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Sale of hallucinogenic magic mushrooms to be forbidden in the Netherlands

Update, Nov. 11, 2008: Sale of hallucinogenic ‘magic’ mushrooms banned starting December 1, 2008

The sale of hallucinogenic magic mushrooms is about to be banned by the Dutch Government in the latest sign of a conservative backlash against Amsterdam’s relaxed attitude towards sex and drugs.

A series of high-profile deaths and injuries linked to magic mushroom trips has proved too much for ministers, who are expected to discuss prohibition proposals from Ab Klink, the Health Secretary, at a Cabinet meeting today.

The move follows growing official impatience with the unforeseen consequences of traditional Dutch tolerance, which instead of normal-ising drug taking and prostitution has drawn in people-traffickers, dealers and organised crime gangs from across Europe.

Mr Klink’s push for a ban on the mushrooms follows plans by the Mayor of Amsterdam for an upgrade of the city’s infamous red-light district, including the closure of many of its prostitute windows and coffee shops where cannabis is openly sold.

Job Cohen, the mayor, has also proposed a three-day “cooling-off” period between ordering mushrooms and buying them, to put off Amsterdam’s many weekend tourists, but that did not go far enough for Mr Klink.

Fresh mushrooms — as opposed to dried fungi which are already banned — are legally on sale at so-called smart shops, about 40 of which have sprung up in the capital selling all manner of herbal and chemical compounds.

The sale of hallucinogenic mushrooms is illegal in most other countries and the dramatic rethink in the Netherlands has followed a rise in medical emergencies in Amsterdam linked to mushroom use.

Ambulance call-outs rose from 70 in 2005 to 128 last year, with nine out of ten cases involving tourists. Britons were the largest group among them.

In July an 18-year-old from Iceland threw himself out of a hotel window, breaking both his legs.

But what really caught the public imagination was the death of a 17-year-old French girl who jumped from a bridge over one of Amsterdam’s canals to her death in March, apparently under the influence of magic mushrooms.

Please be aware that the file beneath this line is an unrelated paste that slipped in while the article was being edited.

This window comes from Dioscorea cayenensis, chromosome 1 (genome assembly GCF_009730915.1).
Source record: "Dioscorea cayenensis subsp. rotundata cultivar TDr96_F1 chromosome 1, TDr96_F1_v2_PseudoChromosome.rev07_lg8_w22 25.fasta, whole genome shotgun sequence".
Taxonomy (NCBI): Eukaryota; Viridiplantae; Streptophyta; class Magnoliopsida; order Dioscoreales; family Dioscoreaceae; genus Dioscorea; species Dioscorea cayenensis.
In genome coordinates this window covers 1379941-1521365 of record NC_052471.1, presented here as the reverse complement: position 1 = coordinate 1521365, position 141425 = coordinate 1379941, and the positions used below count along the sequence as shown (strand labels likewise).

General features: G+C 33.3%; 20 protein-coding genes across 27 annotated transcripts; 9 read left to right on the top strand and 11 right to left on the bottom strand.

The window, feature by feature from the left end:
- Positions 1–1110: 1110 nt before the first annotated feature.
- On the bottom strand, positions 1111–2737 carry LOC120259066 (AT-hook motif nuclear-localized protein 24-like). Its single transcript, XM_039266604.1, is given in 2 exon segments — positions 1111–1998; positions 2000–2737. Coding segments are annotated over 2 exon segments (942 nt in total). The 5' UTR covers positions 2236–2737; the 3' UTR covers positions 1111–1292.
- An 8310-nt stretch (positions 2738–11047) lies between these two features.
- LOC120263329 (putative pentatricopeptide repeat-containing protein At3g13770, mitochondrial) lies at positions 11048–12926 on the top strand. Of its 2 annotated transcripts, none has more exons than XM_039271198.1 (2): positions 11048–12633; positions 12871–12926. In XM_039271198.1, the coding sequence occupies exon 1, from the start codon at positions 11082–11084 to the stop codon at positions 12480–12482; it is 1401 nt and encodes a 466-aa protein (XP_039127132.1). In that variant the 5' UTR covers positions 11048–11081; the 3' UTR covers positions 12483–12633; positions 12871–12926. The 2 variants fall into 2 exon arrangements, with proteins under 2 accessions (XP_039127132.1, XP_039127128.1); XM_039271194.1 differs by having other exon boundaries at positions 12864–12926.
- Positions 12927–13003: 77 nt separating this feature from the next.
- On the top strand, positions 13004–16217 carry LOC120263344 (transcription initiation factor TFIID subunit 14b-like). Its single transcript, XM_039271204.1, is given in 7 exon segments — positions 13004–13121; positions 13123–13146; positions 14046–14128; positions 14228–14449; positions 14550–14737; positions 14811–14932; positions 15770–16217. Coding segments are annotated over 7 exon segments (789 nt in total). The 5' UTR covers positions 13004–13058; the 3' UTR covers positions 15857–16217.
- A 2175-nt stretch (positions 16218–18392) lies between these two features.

In May, Mr Klink ordered the national health institute to carry out a fresh study on the risks of mushrooms, following an earlier report that played down the health dangers and led to a continuation of the tolerant approach.

Magic mushrooms are not addictive, but can have severe psychological consequences. Over the past six years mushrooms in dried and fresh form have been banned in Britain, Denmark and Ireland. In Britain, freshly picked magic mushrooms have been classified as Class A drugs for two years. The Drugs Act 2005 brought the law on fresh mushrooms into line with dried specimens. Britain acted after a significant rise in the amount of imported magic mushrooms.

Defenders of the tolerant Dutch approach gave warning yesterday that a ban would leave magic mushroom trading to street dealers. A spokesman for the Amsterdam Drugs Advisory Bureau said: “This is not a mushroom problem, it is a tourist problem. But the ban would hit Dutch users.”

Peter van Dijk, a researcher at the Utrecht-based Trimbos Institute, which studies drug addiction, said: “A mushroom is not very dangerous. It is not as toxic as, for example, heroin or cocaine.” The real danger came from a blend of alcohol, cannabis and mushrooms that led people “to do things they normally would not”, he added.

Joep Oomen, of the European Coalition for Just and Effective Drug Policies, a pressure group calling for the legalisation of drugs, said that a ban would drive the drug culture back underground.

“Prohibition will not stop the sale of hallucinogenics. It will move towards an illegal market and users will be forced to start using things they do not really want with no indication of the dosage and the risks,” he said.

Natural high

— The Liberty Cap and the Fly Agaric are the most common “magic mushrooms” in Britain

— Among the Koryak people of Siberia the ceremonial use of Fly Agaric involved the shaman ingesting the mushroom, after which others would drink his urine to partake of its effects

— Reindeer in northern Europe are also attracted to the Fly Agaric and Siberian people would slaughter them and get high by eating the meat

— Recently Sienna Miller, while publicising her film Factory Girl, in which she plays Andy Warhol’s drug-addicted muse Edie Sedgwick, admitted being very fond of magic mushrooms – causing outcry among anti-drugs campaigners

Sources: lycaeum.org, Thames Valley Police, treesforlife.org.uk, tv.com
– Source: David Charter, London Times, Oct. 12, 2007

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This post was last updated: Sep. 25, 2011